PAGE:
Esther Littlefield (Aanwoogeex) was born in 1907 in Sitka, a city in southeast Alaska in the lacelike archipelago of islands that tail away southward, hugging the British Columbia mainland. This is the historic home of the Tlingit and Haida tribes, expert hunters and fishermen, boatbuilders, and wood carvers of great renown who set their clan insignias into totem poles that once towered throughout the forests of the Pacific Northwest as far south as Oregon.
Littlefield belongs to the Kiksadi, a Tlingit clan whose members can wear the Raven emblem. Among her people young men are instructed in building and woodworking; young women are responsible for learning to work with fibers —basketmaking, sewing, and the construction of clothing and ceremonial robes. Littlefield's mother taught her the traditional techniques of beadwork, button design, and the handling of felt and leather. More important, she imbued her with a deep respect for the meaning behind the forms. Littlefield said: "A long time ago Mama saw beauty in the leaves from season to season. She'd sit somewhere and sew or weave. She'd look around her surroundings and see all the beautiful things. So, she'd create that.... Art should be respected. And it should be handled with care. People come and want to buy this ... and they want information. They want to pay me. No. It's not worth all the money in the world. I don't want their money because this is my dignity. It represents my family."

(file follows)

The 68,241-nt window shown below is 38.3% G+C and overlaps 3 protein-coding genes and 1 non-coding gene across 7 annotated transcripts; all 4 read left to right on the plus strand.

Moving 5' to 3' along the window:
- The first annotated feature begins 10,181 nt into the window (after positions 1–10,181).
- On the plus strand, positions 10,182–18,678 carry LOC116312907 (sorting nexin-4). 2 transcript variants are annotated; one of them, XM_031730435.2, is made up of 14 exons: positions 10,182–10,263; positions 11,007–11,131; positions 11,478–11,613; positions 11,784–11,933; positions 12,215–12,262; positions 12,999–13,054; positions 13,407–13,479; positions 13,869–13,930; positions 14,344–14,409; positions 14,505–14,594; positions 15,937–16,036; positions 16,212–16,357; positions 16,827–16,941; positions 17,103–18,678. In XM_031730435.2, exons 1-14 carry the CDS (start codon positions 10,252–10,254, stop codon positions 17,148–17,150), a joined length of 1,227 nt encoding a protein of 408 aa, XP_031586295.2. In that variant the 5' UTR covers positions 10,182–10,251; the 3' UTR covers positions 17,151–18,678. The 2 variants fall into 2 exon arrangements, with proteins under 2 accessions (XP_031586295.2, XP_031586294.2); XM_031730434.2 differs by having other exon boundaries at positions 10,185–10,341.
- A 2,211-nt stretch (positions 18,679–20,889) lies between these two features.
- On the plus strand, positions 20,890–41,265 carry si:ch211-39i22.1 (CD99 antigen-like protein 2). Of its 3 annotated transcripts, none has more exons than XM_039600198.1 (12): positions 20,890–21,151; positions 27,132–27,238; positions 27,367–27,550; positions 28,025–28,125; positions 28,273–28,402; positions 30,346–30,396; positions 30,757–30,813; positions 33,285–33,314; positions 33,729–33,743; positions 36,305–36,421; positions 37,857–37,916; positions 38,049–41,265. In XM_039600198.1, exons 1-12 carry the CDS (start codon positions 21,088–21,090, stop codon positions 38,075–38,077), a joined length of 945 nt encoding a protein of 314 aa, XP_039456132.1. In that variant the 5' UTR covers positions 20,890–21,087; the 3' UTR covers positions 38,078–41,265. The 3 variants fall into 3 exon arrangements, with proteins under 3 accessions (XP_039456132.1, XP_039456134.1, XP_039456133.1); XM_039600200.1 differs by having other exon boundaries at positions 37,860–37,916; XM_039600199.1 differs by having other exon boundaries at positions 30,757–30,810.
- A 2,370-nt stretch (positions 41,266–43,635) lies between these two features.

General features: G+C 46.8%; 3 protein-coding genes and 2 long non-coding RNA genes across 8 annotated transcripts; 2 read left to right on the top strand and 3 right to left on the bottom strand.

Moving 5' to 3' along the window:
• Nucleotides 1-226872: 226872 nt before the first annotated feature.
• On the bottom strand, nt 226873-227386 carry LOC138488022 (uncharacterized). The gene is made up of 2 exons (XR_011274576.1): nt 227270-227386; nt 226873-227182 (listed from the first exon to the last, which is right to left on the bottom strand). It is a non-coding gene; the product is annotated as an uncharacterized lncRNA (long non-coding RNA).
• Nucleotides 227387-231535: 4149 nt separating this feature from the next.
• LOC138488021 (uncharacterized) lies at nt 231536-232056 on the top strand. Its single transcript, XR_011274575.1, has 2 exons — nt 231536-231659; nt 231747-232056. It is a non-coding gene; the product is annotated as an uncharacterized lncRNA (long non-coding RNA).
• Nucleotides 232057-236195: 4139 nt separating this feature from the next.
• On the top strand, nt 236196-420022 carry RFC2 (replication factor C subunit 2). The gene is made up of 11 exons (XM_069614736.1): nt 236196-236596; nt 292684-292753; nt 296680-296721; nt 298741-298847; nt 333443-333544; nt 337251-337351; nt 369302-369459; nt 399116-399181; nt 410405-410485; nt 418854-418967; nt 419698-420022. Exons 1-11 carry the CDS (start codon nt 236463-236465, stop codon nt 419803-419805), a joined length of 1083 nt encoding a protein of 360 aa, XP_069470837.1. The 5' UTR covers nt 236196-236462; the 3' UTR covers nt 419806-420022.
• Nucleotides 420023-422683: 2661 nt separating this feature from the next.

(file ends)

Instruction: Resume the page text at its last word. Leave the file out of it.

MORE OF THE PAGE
Through the years, Littlefield applied the skills she learned as a child to make traditional Native costumes and other regalia. She adapted new materials and designs while maintaining the traditional Native art style. In making button robes, for example, she used wool blankets, felt beads, and buttons, sewn onto the blanket in a detailed design. All of her designs were symbolic of different clans and carried specific meanings related to their purpose and spiritual significance.
In recent years, Littlefield has accepted commissions from museums and other cultural institutions. She has taught bead and button work at the Southwest Alaska Indian Cultural Center since it was founded in 1969. She has demonstrated and interpreted Tlingit culture in many Alaskan cities and towns. In 1983, she received a special award from the United States Department of the Interior, National Park Service, for her commitment to Tlingit culture; a year later, she was presented with the Governor's Award for the Arts in Alaska.
She has continued to participate in arts conferences and symposia around the country, and above all to teach. Her lessons are straightforward and demanding. Though she knows the designs for bear, eagle, killer whale, frog, raven, and thunderbird, she works with students to help them identify their own particular identity and to understand the meaning of the designs and the occasions on which ceremonial robes may be worn.
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